“Oh shit!” Peter quickly ducked and took each of the papers to try and at least make up for what he has done. “Oh, God, I’m sorry – “
“Hey, hey, it’s all good, I can do it –“ The man said, a bit worried and more amused than annoyed like Peter expected. The latter looked up at the former, and he only saw clear blue eyes before the man straightened, turned and ran.
“I… what…” To say that Peter was confused was an understatement. The man had been quite flustered when he tried to help, but the second he looked at him, he turned tail and fled? He frowned to himself as he straightened up, the papers still on his hand. He awkwardly shuffled his bags and coffee and went out the door, trying to read the paper.
He only saw the first two words but he felt like someone had pushed him into a wall to the point that he felt breathless. He fought back a joyful scream, and he patted his pockets for the phone to contact the number on the bottom of the page for the room. He waited patiently, rocking back and forth on his heels, while the phone rang. Finally, a gruff voice answered. “Hello?”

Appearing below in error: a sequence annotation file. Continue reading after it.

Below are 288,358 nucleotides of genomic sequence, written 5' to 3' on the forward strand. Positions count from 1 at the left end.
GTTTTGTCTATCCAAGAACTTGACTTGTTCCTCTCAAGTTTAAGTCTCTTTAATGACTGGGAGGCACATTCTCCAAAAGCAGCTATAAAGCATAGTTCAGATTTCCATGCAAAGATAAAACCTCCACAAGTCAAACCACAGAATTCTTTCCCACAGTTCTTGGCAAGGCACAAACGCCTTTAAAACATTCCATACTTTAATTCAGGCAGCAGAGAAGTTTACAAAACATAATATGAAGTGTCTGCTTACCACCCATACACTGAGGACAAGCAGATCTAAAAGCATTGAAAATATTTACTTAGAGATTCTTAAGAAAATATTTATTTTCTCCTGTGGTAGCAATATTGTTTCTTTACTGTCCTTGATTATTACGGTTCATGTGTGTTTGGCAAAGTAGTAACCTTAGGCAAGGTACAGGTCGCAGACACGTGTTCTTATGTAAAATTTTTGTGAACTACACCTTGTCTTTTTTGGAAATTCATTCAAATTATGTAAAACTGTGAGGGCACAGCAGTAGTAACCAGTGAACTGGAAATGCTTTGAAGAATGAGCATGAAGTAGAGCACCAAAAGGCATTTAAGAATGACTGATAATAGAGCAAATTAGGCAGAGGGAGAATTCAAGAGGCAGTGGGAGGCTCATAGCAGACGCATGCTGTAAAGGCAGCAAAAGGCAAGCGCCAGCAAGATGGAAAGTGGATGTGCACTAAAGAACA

“Uhm, hi,” he said, flustered for a bit. Why the fuck was he blushing? “Erm, is this… uh…” He looked down at the name in bold letters on the bottom. “Mr. Wade Wilson? I’m to inquire about the roommate thing…?”
“Oh! Of course!” The person at the other end sounded happy, perhaps because his searching had borne fruit after all. He told him the address, and Peter didn’t have to write it down; his nightly patrols of New York made him memorize every part of the city. The apartment was actually only two blocks from where he was standing. “All bills, including rent, will be shared equally, and we only have one room, but two separate beds, and the shower’s really not that good but the heater at least works from time to time, and – “
“That sounds perfect,” he smiled to himself, not really listening to the other man rambling on. “Can I go there? I’ll be there in five.”